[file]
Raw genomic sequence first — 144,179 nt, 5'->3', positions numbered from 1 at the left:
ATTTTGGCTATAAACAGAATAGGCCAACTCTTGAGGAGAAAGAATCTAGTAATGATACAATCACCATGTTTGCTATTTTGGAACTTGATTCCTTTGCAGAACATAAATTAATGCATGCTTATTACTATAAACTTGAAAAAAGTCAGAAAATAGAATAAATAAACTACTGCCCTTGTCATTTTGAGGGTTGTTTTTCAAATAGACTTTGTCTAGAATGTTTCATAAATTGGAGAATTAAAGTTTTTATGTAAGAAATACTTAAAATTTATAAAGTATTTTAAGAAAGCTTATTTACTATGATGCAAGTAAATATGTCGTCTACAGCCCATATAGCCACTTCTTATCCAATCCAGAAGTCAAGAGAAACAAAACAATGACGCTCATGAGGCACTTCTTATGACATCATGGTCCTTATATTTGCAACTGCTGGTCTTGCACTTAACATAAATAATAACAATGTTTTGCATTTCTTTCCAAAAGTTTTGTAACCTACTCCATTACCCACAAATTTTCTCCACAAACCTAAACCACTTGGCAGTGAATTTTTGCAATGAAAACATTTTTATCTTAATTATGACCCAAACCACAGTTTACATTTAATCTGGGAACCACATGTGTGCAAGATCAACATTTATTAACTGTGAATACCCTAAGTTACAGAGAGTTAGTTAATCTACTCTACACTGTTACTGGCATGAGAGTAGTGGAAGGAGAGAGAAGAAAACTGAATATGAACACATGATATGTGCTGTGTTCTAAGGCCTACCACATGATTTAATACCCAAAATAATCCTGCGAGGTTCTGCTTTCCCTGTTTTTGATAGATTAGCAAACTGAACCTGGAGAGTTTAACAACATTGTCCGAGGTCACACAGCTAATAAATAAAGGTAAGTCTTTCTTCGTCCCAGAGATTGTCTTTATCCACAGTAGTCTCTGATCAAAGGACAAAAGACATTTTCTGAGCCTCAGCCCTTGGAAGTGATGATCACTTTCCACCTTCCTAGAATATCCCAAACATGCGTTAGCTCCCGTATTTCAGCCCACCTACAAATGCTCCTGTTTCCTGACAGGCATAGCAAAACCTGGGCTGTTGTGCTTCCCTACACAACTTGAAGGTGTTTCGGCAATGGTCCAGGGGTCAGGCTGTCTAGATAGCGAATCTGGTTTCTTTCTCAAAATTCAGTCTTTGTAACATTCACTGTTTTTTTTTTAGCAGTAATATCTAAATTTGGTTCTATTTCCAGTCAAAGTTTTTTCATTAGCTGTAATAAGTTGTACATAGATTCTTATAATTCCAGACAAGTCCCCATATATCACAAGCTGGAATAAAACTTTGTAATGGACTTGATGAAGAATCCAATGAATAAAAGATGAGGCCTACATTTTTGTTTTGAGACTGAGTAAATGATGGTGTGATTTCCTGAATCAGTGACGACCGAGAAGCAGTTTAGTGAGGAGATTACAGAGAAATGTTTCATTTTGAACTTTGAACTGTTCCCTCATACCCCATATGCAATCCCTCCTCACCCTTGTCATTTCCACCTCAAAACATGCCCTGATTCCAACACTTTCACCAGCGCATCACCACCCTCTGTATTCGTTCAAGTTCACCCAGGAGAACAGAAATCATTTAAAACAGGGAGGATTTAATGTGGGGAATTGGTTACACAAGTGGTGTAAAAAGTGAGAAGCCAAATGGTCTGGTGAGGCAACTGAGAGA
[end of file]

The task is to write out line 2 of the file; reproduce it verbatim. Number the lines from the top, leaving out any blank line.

ATTTTGGCTATAAACAGAATAGGCCAACTCTTGAGGAGAAAGAATCTAGTAATGATACAATCACCATGTTTGCTATTTTGGAACTTGATTCCTTTGCAGAACATAAATTAATGCATGCTTATTACTATAAACTTGAAAAAAGTCAGAAAATAGAATAAATAAACTACTGCCCTTGTCATTTTGAGGGTTGTTTTTCAAATAGACTTTGTCTAGAATGTTTCATAAATTGGAGAATTAAAGTTTTTATGTAAGAAATACTTAAAATTTATAAAGTATTTTAAGAAAGCTTATTTACTATGATGCAAGTAAATATGTCGTCTACAGCCCATATAGCCACTTCTTATCCAATCCAGAAGTCAAGAGAAACAAAACAATGACGCTCATGAGGCACTTCTTATGACATCATGGTCCTTATATTTGCAACTGCTGGTCTTGCACTTAACATAAATAATAACAATGTTTTGCATTTCTTTCCAAAAGTTTTGTAACCTACTCCATTACCCACAAATTTTCTCCACAAACCTAAACCACTTGGCAGTGAATTTTTGCAATGAAAACATTTTTATCTTAATTATGACCCAAACCACAGTTTACATTTAATCTGGGAACCACATGTGTGCAAGATCAACATTTATTAACTGTGAATACCCTAAGTTACAGAGAGTTAGTTAATCTACTCTACACTGTTACTGGCATGAGAGTAGTGGAAGGAGAGAGAAGAAAACTGAATATGAACACATGATATGTGCTGTGTTCTAAGGCCTACCACATGATTTAATACCCAAAATAATCCTGCGAGGTTCTGCTTTCCCTGTTTTTGATAGATTAGCAAACTGAACCTGGAGAGTTTAACAACATTGTCCGAGGTCACACAGCTAATAAATAAAGGTAAGTCTTTCTTCGTCCCAGAGATTGTCTTTATCCACAGTAGTCTCTGATCAAAGGACAAAAGACATTTTCTGAGCCTCAGCCCTTGGAAGTGATGATCACTTTCCACCTTCCTAGAATATCCCAAACATGCGTTAGCTCCCGTATTTCAGCCCACCTACAAATGCTCCTGTTTCCTGACAGGCATAGCAAAACCTGGGCTGTTGTGCTTCCCTACACAACTTGAAGGTGTTTCGGCAATGGTCCAGGGGTCAGGCTGTCTAGATAGCGAATCTGGTTTCTTTCTCAAAATTCAGTCTTTGTAACATTCACTGTTTTTTTTTTAGCAGTAATATCTAAATTTGGTTCTATTTCCAGTCAAAGTTTTTTCATTAGCTGTAATAAGTTGTACATAGATTCTTATAATTCCAGACAAGTCCCCATATATCACAAGCTGGAATAAAACTTTGTAATGGACTTGATGAAGAATCCAATGAATAAAAGATGAGGCCTACATTTTTGTTTTGAGACTGAGTAAATGATGGTGTGATTTCCTGAATCAGTGACGACCGAGAAGCAGTTTAGTGAGGAGATTACAGAGAAATGTTTCATTTTGAACTTTGAACTGTTCCCTCATACCCCATATGCAATCCCTCCTCACCCTTGTCATTTCCACCTCAAAACATGCCCTGATTCCAACACTTTCACCAGCGCATCACCACCCTCTGTATTCGTTCAAGTTCACCCAGGAGAACAGAAATCATTTAAAACAGGGAGGATTTAATGTGGGGAATTGGTTACACAAGTGGTGTAAAAAGTGAGAAGCCAAATGGTCTGGTGAGGCAACTGAGAGA